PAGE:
• The staff should assess the patient’s risk of abusing the drug and his or her ability to comply with directions for administration. Alternative pain medications should be considered if the risk of abuse is likely.
  • Personnel who prescribe methadone for pain should consider each patient to be opioid-naive for the purpose of introducing this drug, no matter how much opioid medication the patient has taken previously. To start, a conservative conversion-ceiling dose of no more than 20 mg/day and 10 mg/day for elderly or infirm patients can be considered.
  • Doses should not be adjusted more often than weekly. A steady state of methadone plasma levels should be allowed to develop, and patients should be evaluated and asked whether they have experienced any AEs before the dose is titrated upward.
  • Oral liquid doses of methadone should be prescribed in milligrams, never in milliliters alone, because several concentrations of the drug are available (i.e., 5 mg).
  • The exact times of administration should be specified. Even daily doses, if taken in the evening one day and in the morning the next day, can lead to an overdose.
  • The concomitant use of methadone should be avoided with other narcotics, benzodiazepines, and sedatives, because these agents significantly increase the risk of AEs. If patients must take these medications with methadone, the starting dose and the speed of titration for methadone may need to be adjusted downward.
  • It might be prudent to restrict ordering privileges for methadone to prescribers with expertise in managing chronic pain and narcotic addiction.
  • Patients should be closely monitored, especially when they begin taking methadone and during dose adjustments.


  • If possible, only one concentration of oral liquid methadone should be stocked in the pharmacy. If more than one concentration is required to manage patients appropriately, prominent warning labels should be applied to distinguish the products.
  • Orders for methadone should be accepted only when the dose is prescribed in milligrams.
  • To prevent compounding errors, the staff should use only commercially available methadone solutions. If compounding is necessary, the drug should be prepared according to a standard, written formula. The preparation should be documented in a manufacturing log.
  • The pharmacist should verify the patient’s age, check the patient’s medication profile for other sedating drugs, and independently double-check all methadone orders and doses before they are dispensed.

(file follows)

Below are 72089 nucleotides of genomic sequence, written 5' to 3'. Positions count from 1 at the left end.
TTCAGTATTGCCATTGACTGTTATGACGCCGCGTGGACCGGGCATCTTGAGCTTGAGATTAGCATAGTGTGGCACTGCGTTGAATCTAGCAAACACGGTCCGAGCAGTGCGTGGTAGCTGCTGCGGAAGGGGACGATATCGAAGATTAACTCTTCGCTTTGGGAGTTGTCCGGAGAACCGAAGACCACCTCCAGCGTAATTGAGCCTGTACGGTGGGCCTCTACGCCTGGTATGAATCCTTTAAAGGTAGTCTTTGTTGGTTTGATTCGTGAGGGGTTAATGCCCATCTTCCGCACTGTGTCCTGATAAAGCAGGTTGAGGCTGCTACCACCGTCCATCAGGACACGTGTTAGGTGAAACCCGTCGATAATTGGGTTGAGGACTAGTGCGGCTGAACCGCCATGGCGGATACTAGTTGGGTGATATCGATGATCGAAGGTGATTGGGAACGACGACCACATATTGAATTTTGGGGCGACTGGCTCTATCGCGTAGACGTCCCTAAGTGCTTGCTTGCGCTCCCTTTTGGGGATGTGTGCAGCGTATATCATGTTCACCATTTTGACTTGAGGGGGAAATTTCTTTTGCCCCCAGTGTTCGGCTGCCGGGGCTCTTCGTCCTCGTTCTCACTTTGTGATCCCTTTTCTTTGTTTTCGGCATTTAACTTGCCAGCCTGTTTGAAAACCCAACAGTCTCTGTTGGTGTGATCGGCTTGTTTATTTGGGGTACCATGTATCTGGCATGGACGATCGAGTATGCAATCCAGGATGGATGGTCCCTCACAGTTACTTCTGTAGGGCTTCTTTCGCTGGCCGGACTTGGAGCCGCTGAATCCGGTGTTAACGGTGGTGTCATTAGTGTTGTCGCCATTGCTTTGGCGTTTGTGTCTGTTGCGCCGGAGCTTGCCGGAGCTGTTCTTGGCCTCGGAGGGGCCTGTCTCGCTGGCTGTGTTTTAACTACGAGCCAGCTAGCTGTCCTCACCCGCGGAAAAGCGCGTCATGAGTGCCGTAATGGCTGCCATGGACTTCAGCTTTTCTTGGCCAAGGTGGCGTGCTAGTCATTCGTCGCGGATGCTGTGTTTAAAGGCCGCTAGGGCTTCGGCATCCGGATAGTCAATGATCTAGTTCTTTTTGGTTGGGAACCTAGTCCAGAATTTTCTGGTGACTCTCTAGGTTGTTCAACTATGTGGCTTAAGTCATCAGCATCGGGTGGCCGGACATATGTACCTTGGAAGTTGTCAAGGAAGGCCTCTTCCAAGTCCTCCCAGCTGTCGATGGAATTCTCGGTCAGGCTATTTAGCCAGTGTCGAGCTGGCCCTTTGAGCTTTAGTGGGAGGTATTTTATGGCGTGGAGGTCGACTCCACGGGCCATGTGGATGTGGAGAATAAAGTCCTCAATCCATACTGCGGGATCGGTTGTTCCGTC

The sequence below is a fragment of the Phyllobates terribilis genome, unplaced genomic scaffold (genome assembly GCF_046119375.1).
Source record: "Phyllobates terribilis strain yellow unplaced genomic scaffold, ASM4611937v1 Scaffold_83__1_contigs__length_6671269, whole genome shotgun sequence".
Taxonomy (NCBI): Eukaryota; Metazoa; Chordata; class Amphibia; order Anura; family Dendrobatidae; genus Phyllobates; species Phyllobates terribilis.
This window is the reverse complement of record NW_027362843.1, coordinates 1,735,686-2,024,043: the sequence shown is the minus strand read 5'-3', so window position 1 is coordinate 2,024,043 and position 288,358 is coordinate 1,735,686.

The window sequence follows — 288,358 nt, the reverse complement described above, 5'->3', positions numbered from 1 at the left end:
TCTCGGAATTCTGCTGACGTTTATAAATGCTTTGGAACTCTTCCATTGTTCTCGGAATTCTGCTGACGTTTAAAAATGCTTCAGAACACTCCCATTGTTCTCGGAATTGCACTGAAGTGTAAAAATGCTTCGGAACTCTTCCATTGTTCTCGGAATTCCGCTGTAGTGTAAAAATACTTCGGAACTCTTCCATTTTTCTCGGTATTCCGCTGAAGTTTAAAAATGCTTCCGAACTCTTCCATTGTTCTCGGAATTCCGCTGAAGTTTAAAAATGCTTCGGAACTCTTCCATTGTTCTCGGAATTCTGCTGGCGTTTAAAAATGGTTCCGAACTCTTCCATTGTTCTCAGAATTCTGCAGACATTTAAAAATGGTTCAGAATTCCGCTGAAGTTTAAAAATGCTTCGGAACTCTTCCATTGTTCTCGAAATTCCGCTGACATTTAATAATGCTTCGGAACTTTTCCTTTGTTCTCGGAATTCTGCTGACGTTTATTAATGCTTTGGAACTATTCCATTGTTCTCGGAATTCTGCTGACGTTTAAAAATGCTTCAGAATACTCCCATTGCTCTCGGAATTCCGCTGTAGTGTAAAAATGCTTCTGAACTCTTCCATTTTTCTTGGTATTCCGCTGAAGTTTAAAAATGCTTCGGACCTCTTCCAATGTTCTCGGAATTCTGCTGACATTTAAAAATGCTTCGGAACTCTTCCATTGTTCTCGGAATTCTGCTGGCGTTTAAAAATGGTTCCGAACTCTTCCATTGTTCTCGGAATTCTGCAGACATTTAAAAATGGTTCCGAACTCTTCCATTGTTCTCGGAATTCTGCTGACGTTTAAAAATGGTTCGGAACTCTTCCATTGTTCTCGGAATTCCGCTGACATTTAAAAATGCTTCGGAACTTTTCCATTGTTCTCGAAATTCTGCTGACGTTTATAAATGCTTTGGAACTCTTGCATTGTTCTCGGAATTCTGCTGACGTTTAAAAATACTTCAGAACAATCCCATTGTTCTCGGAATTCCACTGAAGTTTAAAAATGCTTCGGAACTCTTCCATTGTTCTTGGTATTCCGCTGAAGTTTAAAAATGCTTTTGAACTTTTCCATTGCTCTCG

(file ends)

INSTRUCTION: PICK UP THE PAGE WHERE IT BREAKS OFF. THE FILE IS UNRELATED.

• All unit-doses should be labeled with the exact dose (including strength and total volume for liquid medications), the date, and the time of administration.


  • Methadone should not be administered until a pharmacist has reviewed the order.
  • This drug should not be kept in automated dispensing cabinets or in unit stock unless a patient is receiving the medication. When the patient is discharged, the medication should be sent back to the pharmacy immediately.
  • Before administering the first dose of methadone to a patient who has been receiving the drug as an out-patient, the staff should verify when the last dose was taken by asking the patient or by calling the community pharmacy where the patient was receiving the medication. If a dose has not been taken for three consecutive days, the prescriber should be contacted for a dose adjustment to prevent an overdose.
  • The staff must adhere to standard medication administration times. If a dose is missed, the staff member should check with the physician before administering the drug later than the scheduled time.
  • All staff members should be familiar with the signs of a methadone overdose, such as respiratory depression, lethargy, dizziness, or confusion.

Counseling Patients

  • Pain relief does not last for as long as methadone stays in the body; therefore, patients should not take more methadone than prescribed because levels can accumulate and cause death.
  • Methadone can cause life-threatening changes in breathing and heart rate. Patients should seek medical attention if they experience light-headedness; slow or shallow breathing; confusion or tiredness; or an inability to think, talk, or walk normally.
  • Methadone must be taken exactly as prescribed. The physician should be consulted if the patient does not experience the desired effect from the drug after three to five days of use.
  • Patients should not start or stop taking other medications or dietary supplements without talking to their physician.
  • Patients should not drink alcoholic beverages when taking methadone.


  1. Methadone HCl tablets USP (Dolophine HCl CII), prescribing information. Columbus, Ohio: Roxane. 2006;Available at: Accessed July 5, 2011.
  2. ISMP Canada. Methadone: Not your typical narcotic!. ISMP Canada Safety Bulletin 2003;3;(12):1–2.
  3. Webster LR, Cochella S, Dasgupta N, et al. An analysis of the root causes for opioid-related overdose deaths in the United States. Pain Med 2011;12:S26–S35.
  4. FDA. Public health advisory: Methadone use for pain control may result in death and life-threatening changes in breathing and heart beat. November 272006;Available at: Accessed July 5, 2011.